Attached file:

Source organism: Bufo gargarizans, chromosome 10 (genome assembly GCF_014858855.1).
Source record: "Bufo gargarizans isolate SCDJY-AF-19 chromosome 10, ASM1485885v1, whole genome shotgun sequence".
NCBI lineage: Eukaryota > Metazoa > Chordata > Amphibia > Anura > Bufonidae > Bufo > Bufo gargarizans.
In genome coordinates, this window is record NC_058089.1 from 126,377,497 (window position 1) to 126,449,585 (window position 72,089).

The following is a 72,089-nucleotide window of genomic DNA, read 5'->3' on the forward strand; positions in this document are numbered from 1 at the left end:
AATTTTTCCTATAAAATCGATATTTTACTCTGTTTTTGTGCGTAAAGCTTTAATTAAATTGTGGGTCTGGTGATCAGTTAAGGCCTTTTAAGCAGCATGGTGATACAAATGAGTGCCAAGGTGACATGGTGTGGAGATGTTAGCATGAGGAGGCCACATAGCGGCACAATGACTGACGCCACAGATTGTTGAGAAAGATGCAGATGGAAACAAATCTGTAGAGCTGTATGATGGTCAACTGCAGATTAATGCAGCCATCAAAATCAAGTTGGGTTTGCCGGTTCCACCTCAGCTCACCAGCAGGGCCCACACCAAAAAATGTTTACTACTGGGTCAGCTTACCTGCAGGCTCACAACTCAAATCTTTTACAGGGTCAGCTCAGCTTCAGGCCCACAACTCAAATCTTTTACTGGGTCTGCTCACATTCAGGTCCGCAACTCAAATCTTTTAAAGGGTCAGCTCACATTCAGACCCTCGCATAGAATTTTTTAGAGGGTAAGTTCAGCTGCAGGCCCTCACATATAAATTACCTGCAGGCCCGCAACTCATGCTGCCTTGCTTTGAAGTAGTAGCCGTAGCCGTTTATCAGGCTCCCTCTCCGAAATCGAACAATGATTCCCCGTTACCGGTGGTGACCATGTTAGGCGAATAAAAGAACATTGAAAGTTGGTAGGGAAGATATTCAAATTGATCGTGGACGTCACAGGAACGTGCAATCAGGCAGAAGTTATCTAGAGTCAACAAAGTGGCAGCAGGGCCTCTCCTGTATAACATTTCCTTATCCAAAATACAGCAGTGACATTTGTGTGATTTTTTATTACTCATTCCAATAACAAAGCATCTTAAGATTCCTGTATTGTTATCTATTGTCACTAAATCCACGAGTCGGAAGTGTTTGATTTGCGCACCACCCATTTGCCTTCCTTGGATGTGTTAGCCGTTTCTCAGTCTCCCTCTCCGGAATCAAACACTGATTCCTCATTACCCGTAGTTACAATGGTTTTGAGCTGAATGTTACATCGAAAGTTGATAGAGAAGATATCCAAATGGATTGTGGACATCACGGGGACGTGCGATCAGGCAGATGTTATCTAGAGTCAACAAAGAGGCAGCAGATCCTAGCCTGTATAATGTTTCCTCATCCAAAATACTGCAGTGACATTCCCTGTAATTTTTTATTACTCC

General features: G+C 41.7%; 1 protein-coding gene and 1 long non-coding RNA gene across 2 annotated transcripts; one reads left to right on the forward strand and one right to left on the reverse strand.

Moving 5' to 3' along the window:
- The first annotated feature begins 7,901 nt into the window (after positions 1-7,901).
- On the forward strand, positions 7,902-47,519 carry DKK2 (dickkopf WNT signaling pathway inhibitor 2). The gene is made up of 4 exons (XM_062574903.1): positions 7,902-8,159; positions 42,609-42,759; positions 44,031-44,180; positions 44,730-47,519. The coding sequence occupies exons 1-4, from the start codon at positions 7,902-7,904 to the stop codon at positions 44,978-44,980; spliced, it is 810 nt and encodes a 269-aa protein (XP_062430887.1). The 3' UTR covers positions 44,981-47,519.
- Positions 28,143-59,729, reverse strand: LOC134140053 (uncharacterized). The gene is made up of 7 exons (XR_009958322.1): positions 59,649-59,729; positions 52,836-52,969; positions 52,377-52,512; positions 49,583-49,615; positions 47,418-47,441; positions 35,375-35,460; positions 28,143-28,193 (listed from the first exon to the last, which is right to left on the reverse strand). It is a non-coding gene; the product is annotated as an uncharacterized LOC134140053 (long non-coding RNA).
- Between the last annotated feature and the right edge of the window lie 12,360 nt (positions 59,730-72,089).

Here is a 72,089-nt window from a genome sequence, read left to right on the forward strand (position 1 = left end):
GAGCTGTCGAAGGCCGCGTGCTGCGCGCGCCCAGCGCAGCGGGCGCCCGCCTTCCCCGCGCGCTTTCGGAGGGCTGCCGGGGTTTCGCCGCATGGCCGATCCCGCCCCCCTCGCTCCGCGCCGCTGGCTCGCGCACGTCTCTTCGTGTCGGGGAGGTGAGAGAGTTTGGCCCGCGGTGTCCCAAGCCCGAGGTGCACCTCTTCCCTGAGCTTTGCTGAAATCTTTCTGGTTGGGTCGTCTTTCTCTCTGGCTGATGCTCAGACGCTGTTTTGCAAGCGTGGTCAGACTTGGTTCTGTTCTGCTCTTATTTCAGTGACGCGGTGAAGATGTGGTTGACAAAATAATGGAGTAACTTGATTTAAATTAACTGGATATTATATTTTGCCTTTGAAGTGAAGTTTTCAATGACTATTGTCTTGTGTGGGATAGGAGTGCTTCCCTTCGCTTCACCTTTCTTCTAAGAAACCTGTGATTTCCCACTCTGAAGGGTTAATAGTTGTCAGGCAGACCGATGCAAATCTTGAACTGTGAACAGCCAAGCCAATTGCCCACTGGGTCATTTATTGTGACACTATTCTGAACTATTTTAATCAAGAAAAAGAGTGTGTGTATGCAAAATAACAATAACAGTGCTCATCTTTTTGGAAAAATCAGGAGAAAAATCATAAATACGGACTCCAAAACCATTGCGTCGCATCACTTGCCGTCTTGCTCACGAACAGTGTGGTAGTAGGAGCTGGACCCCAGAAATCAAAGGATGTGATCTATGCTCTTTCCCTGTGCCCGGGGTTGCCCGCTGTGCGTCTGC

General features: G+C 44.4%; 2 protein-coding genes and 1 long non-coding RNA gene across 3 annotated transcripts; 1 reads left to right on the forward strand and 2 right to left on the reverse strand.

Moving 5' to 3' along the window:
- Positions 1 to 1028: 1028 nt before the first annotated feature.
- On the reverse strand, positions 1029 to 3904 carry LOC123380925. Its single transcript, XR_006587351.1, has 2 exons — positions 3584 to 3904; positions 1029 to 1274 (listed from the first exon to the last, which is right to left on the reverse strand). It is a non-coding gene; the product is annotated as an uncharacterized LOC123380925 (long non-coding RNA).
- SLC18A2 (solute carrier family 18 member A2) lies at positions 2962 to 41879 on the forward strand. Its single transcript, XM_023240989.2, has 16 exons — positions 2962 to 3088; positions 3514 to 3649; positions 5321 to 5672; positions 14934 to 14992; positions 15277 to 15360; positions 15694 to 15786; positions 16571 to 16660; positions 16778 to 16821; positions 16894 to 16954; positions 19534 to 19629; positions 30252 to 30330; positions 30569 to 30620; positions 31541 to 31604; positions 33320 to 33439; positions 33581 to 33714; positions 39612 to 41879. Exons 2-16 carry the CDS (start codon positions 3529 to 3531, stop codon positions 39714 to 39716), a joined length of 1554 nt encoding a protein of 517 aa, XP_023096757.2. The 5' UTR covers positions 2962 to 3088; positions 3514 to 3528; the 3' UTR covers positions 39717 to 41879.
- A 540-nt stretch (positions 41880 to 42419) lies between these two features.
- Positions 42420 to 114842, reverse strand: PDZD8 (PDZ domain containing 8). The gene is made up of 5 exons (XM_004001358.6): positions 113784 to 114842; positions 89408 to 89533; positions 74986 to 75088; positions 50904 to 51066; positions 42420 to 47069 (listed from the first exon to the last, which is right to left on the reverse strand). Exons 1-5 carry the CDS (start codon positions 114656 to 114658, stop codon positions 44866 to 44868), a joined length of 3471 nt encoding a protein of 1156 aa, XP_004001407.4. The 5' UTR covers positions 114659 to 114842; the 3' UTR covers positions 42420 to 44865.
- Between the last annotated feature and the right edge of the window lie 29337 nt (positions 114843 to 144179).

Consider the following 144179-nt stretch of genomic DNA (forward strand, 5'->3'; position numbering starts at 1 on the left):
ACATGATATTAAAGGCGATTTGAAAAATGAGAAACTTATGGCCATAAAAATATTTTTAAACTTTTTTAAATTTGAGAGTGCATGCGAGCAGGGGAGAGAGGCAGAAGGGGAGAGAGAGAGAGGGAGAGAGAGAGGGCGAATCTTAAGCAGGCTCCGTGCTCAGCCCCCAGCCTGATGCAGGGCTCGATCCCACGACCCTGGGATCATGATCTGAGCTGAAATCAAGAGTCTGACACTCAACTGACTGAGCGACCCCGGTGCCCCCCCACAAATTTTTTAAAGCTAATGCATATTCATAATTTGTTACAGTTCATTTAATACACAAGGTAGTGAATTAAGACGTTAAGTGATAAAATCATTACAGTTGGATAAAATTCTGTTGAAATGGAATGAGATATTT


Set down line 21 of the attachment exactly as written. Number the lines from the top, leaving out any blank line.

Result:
- Positions 42420 to 114842, reverse strand: PDZD8 (PDZ domain containing 8). The gene is made up of 5 exons (XM_004001358.6): positions 113784 to 114842; positions 89408 to 89533; positions 74986 to 75088; positions 50904 to 51066; positions 42420 to 47069 (listed from the first exon to the last, which is right to left on the reverse strand). Exons 1-5 carry the CDS (start codon positions 114656 to 114658, stop codon positions 44866 to 44868), a joined length of 3471 nt encoding a protein of 1156 aa, XP_004001407.4. The 5' UTR covers positions 114659 to 114842; the 3' UTR covers positions 42420 to 44865.